Specificity of Phoretic and Carrier

Carrion as a microenvironment or microhabitat undergoes constant changes. Necrophilous insects and the many occasional visitors of carcasses may attract and associate with phoretic mites less specialised to their carriers. Necrophagous insects, specialists for fabric or hair and specific predators and parasitoids will often exhibit a much higher degree of carrier specificity. For many of the dipterans that arrive after death, the carcass is just one of the many different habitats that they are able to colonise, often having the choice of another suitable rotten food source. On the other hand, there is often a high degree of specificity for carrion beetles and the mites carried.

Euryxene mites will use different arthropod taxa while stenoxene ones will travel on different species of a same genus. Mites that are transported by only one species of host are oioxene mites (Athias-Binche 1994). And, according to Lindquist it is possible to discriminate up to four types of life cycle synchronization between phoront and carrier (Lindquist 1975).

Macrocheles muscaedomesticae is a wide spread phoretic mite of forensic interest. Although it was early classified as a eurexene phoretic (Athias-Binche 1984) it seems to be specialised to muscoid flies. The behaviour of macrochelid mites is particular unusual when it combines food with transportation. They feed on the progeny of their own carriers, Muscidae or Fanniidae flies (Perotti and Brasesco 1997). Its name refers to its close association as phoretic with Musca domestica (Diptera). It has evolved into a complex interaction of phoresy and predation at the same time. The life of this mite is one of the shortest known, properly adapted to fast-changing microhabitats and shortage of food, it only feeds on the eggs and first instar larva of the muscoid fly, never on older stages. In optimal environmental conditions it takes the species to develop from egg to egg only 3 days, pasing through larva, protonymph, deutonymph and adult (Rodriguez and Wade 1961; Wade and Rodriguez 1961). M. muscaedomes-ticae arrives at a decomposition site as a virgin female attached to the body of only female Musca spp. (Muscidae, Diptera) or Fannia spp. (Fanniidae, Diptera) (Perotti 1998). Coincidentally, Musca and Fannia commonly overlap in their breeding habitats. It has been proved that the mite is not host-density dependent, what already determines its selectivity, becoming a stenoxene or semi-specific phoront, attracted by a chemical gradient produced by the female carriers (Farish and Axtell 1971; Niogret et al. 2006; Perotti and Brasesco 1996).

For some species, the phoretic mites aggregate before the carrier develops to adulthood. Myanoethus muscarum (Histiostigmatidae, Astigmata) hypopi cluster on the anterior end of the pupa of the host fly, which is the location from which the imago will emerge (Greenberg and Carpenter 1960). Less than 1 h after pupation of the fly, Muscina stabulans (Diptera), the hypopi heavily aggregate on the anterior third of the pupa. Different experiments conducted by Greenberg have demonstrated that the mite nymphs are attracted to a volatile substance secreted or emitted from the anterior end of the pupa of several fly species including Musca domestica, Muscina stabulans and Stomoxys calcitrans. The grouped hypopi remain on the pupal case until eclosion, at which time they transfer to the emerging fly. After a brief excursion on the carrier the mites occupy characteristic locations for attachment. They rather prefer areas bearing setae and avoid smooth cuticle. Horizontal rows of mites build outward and toward the rear. They uniformly orient themselves toward the rear (Greenberg 1961). After dismounting, a minimum of 2 days at 24°C is required for the moulting into the next stage, the tritonymph, which may moult to adult in 1 day.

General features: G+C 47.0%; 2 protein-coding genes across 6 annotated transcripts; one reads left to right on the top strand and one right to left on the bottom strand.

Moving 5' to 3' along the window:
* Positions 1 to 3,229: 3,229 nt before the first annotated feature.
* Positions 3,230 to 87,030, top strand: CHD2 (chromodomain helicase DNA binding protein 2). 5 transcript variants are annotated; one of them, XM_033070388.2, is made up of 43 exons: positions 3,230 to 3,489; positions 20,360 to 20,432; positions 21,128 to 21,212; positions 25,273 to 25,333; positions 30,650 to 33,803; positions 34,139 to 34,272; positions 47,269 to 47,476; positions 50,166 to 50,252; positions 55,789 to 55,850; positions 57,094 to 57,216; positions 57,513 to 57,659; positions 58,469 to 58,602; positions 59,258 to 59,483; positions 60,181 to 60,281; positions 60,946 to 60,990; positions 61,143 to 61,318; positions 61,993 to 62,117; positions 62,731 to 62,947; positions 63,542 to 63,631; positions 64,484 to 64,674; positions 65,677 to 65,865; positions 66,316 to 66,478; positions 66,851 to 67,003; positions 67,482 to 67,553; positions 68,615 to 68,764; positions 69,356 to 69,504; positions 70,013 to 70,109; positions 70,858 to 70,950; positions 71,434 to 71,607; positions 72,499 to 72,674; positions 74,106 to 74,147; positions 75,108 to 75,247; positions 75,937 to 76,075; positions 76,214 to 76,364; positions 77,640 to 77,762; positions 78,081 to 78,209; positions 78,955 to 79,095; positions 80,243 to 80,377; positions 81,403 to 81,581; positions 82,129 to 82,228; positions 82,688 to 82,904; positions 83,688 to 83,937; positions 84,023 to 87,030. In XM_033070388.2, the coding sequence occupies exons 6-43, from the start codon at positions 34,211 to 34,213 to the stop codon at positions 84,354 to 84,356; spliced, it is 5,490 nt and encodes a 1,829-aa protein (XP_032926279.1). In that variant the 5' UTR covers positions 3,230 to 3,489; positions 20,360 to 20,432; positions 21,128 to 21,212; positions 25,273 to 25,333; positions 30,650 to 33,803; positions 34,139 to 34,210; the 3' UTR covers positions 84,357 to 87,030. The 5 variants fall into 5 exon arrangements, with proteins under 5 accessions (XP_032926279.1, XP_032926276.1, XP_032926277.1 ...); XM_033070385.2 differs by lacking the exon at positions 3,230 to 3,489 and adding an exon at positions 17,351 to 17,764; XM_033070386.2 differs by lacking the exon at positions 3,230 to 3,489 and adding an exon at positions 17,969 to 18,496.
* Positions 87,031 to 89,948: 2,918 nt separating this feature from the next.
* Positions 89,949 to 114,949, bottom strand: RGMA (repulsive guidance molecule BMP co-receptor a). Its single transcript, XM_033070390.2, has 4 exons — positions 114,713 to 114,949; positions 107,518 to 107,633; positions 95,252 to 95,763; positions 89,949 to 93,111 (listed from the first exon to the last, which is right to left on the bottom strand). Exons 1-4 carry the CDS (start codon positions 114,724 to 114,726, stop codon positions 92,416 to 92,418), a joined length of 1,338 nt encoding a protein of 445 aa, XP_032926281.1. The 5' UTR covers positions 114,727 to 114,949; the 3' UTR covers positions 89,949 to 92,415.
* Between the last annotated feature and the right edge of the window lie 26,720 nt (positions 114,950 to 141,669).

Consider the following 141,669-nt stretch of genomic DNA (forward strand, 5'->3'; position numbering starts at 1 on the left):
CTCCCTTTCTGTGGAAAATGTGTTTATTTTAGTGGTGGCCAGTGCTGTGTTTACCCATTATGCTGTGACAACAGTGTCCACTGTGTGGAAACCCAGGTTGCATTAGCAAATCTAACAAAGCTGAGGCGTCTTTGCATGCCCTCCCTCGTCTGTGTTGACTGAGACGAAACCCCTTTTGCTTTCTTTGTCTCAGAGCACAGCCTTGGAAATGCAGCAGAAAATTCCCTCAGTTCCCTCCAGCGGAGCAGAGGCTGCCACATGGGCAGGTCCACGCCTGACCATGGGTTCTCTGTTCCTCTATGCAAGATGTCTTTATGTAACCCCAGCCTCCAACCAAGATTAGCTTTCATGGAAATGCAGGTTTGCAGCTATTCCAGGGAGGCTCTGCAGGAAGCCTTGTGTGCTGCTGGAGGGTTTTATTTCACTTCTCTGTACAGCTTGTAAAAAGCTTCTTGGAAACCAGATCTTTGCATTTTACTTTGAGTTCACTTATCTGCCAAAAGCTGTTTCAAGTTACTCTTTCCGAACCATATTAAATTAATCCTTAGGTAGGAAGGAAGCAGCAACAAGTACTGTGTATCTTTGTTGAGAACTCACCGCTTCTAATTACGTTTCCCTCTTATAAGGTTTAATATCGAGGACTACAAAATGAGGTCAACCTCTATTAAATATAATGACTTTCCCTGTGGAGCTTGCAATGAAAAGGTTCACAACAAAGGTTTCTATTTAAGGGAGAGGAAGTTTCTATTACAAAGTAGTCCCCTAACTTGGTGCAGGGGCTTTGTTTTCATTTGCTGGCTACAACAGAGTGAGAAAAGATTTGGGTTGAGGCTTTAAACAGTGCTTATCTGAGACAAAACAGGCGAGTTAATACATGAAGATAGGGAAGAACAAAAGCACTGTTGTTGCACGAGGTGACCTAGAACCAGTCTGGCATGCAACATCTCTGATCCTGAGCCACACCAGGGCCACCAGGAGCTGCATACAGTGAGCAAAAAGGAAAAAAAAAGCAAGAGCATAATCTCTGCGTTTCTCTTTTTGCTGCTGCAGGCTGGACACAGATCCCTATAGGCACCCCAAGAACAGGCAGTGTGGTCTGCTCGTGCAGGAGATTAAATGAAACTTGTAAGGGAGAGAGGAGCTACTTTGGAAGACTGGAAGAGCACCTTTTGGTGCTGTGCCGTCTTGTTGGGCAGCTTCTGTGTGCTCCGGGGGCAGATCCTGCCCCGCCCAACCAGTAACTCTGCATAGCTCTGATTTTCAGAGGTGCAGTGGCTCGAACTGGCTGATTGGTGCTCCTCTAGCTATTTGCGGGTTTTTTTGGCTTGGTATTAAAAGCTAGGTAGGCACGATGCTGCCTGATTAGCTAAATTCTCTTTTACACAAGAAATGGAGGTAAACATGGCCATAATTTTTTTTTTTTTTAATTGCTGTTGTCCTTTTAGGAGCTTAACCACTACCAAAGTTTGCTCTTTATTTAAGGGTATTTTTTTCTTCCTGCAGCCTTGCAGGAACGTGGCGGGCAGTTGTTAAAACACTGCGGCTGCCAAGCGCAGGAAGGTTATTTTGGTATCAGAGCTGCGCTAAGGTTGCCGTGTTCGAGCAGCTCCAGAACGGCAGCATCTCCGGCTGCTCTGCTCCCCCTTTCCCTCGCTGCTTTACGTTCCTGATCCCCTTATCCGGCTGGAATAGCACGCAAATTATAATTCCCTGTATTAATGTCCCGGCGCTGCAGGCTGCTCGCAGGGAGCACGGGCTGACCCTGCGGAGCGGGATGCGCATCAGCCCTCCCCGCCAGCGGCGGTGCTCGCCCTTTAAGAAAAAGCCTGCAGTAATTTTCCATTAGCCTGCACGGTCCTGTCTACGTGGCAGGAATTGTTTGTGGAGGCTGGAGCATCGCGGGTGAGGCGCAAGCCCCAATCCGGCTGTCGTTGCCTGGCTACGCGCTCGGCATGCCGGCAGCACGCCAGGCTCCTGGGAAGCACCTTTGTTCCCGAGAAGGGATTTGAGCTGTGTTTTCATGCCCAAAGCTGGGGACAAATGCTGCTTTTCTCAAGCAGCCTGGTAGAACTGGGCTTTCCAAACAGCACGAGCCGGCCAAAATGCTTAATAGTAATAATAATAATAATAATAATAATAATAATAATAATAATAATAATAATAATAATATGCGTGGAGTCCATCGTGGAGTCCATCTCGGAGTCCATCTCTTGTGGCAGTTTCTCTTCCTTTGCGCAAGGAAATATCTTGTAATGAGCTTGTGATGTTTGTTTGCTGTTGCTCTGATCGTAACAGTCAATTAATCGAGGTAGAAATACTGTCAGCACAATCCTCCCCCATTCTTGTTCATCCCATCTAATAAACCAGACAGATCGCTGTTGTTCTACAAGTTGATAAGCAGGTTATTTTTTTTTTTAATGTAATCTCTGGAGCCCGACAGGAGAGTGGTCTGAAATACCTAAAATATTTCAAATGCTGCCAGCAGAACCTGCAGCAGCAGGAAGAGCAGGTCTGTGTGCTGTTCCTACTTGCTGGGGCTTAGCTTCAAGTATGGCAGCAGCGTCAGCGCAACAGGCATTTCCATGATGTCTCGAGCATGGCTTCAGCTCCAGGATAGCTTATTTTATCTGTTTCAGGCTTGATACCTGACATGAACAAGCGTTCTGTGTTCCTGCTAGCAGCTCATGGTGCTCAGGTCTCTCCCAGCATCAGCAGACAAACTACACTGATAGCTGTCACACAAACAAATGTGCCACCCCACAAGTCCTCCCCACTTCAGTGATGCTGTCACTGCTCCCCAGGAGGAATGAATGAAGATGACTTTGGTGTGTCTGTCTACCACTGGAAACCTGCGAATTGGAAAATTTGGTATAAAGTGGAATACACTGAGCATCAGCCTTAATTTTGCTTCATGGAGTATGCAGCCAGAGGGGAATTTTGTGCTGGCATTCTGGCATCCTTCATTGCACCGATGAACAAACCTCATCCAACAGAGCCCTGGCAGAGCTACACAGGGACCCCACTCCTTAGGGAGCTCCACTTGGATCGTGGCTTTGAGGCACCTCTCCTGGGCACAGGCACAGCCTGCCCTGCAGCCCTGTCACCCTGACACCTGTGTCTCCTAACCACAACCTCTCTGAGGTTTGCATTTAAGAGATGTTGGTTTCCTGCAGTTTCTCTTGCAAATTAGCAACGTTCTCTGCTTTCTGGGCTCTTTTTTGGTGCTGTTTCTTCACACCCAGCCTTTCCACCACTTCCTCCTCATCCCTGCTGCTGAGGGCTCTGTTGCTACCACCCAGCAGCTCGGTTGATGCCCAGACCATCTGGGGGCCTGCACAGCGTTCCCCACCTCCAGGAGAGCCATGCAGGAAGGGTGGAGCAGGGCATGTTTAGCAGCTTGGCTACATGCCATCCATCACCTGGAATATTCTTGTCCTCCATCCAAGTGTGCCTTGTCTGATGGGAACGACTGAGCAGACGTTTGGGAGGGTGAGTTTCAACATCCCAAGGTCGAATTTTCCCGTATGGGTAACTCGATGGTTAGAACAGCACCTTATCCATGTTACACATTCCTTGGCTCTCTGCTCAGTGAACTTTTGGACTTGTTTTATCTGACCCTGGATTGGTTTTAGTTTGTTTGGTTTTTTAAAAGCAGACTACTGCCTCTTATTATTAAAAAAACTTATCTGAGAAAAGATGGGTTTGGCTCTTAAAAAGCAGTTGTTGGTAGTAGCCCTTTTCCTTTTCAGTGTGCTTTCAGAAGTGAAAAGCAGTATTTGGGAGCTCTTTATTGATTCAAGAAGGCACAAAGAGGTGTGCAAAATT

The relation between carrion beetles and their phoretic mites have been studied in detail (Schwarz and Koulianos 1998). Nicrophorus beetles are used by mites of the Poecilochirus carabi (Poecilochiridae, Acari incertae sedis) species complex, which are specialists that depend on the food provided by the carrier and its nests. The mites are not able to search for new carrion on their own. They have synchronised their life cycle with that of their beetle hosts. They arrive at a new carrion on the parental hosts, reproduce to such a strict time table that their offspring is ready to leave as soon as the parental male decides it is time to abandon the brood chamber in the search for a new breeding site. The female beetle follows the male with the remaining mites attached to her, and in cases where some passengers didn't get a seat, they have to wait until the larvae of the next generation has fully developed. Poecilochirus mites also switch between burying beetle species, they discriminate between adult beetles olfactorily and they choose those reproductively active. Almost every adult male carrion beetle arrives at a body transporting phoretic mobile deutonymphs of Poecilochirus and this phenomenon is expected worldwide. Within hours after arrival, the deutonymphs disembark, moult into adults and reproduce immediately. The non-phoronts live off microfauna associated with the carcass in the brood chamber. The favourite association of the deutonymphs are always the parent beetles. 100-250 deutonymphs can be found on adult males compared to less than five commonly observed on the larvae. In central Europe, one might expect three to four different species of carrion beetles at a big carcass at a time, which would contribute up to seven mesostigmatic and three astigmatic mites species to the carcass' microfauna, probably originated from diverse allopatric populations.

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